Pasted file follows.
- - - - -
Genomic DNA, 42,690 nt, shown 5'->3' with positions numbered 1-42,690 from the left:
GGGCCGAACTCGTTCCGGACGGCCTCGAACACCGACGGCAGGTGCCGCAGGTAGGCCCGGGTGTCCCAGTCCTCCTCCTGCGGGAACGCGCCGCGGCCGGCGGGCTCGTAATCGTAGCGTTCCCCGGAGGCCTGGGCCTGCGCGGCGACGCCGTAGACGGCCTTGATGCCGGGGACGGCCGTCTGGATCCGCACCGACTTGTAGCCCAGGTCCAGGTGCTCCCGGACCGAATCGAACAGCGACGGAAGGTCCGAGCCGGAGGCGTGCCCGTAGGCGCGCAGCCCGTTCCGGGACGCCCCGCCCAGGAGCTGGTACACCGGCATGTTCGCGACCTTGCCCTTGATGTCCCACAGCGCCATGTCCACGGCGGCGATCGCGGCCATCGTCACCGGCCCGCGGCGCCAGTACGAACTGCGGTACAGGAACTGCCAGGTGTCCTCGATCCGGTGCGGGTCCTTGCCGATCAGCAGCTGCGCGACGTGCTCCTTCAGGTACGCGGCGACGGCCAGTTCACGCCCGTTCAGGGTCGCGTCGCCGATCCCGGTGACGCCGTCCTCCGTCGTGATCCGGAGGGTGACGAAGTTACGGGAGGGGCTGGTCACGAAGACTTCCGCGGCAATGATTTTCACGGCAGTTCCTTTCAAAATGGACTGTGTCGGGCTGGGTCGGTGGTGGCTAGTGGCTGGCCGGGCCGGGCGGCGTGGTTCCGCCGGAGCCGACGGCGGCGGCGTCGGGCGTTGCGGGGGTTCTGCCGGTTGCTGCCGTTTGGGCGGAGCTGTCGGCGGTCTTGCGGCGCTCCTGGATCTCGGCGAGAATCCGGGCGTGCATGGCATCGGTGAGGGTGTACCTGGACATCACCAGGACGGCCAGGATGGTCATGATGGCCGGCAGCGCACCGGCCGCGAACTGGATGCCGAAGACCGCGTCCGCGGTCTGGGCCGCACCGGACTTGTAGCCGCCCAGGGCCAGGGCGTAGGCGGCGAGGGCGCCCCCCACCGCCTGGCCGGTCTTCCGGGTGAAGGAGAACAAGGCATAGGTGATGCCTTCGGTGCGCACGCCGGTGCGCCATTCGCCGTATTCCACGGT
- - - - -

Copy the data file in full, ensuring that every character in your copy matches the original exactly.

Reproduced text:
Genomic DNA, 42,690 nt, shown 5'->3' with positions numbered 1-42,690 from the left:
GGGCCGAACTCGTTCCGGACGGCCTCGAACACCGACGGCAGGTGCCGCAGGTAGGCCCGGGTGTCCCAGTCCTCCTCCTGCGGGAACGCGCCGCGGCCGGCGGGCTCGTAATCGTAGCGTTCCCCGGAGGCCTGGGCCTGCGCGGCGACGCCGTAGACGGCCTTGATGCCGGGGACGGCCGTCTGGATCCGCACCGACTTGTAGCCCAGGTCCAGGTGCTCCCGGACCGAATCGAACAGCGACGGAAGGTCCGAGCCGGAGGCGTGCCCGTAGGCGCGCAGCCCGTTCCGGGACGCCCCGCCCAGGAGCTGGTACACCGGCATGTTCGCGACCTTGCCCTTGATGTCCCACAGCGCCATGTCCACGGCGGCGATCGCGGCCATCGTCACCGGCCCGCGGCGCCAGTACGAACTGCGGTACAGGAACTGCCAGGTGTCCTCGATCCGGTGCGGGTCCTTGCCGATCAGCAGCTGCGCGACGTGCTCCTTCAGGTACGCGGCGACGGCCAGTTCACGCCCGTTCAGGGTCGCGTCGCCGATCCCGGTGACGCCGTCCTCCGTCGTGATCCGGAGGGTGACGAAGTTACGGGAGGGGCTGGTCACGAAGACTTCCGCGGCAATGATTTTCACGGCAGTTCCTTTCAAAATGGACTGTGTCGGGCTGGGTCGGTGGTGGCTAGTGGCTGGCCGGGCCGGGCGGCGTGGTTCCGCCGGAGCCGACGGCGGCGGCGTCGGGCGTTGCGGGGGTTCTGCCGGTTGCTGCCGTTTGGGCGGAGCTGTCGGCGGTCTTGCGGCGCTCCTGGATCTCGGCGAGAATCCGGGCGTGCATGGCATCGGTGAGGGTGTACCTGGACATCACCAGGACGGCCAGGATGGTCATGATGGCCGGCAGCGCACCGGCCGCGAACTGGATGCCGAAGACCGCGTCCGCGGTCTGGGCCGCACCGGACTTGTAGCCGCCCAGGGCCAGGGCGTAGGCGGCGAGGGCGCCCCCCACCGCCTGGCCGGTCTTCCGGGTGAAGGAGAACAAGGCATAGGTGATGCCTTCGGTGCGCACGCCGGTGCGCCATTCGCCGTATTCCACGGT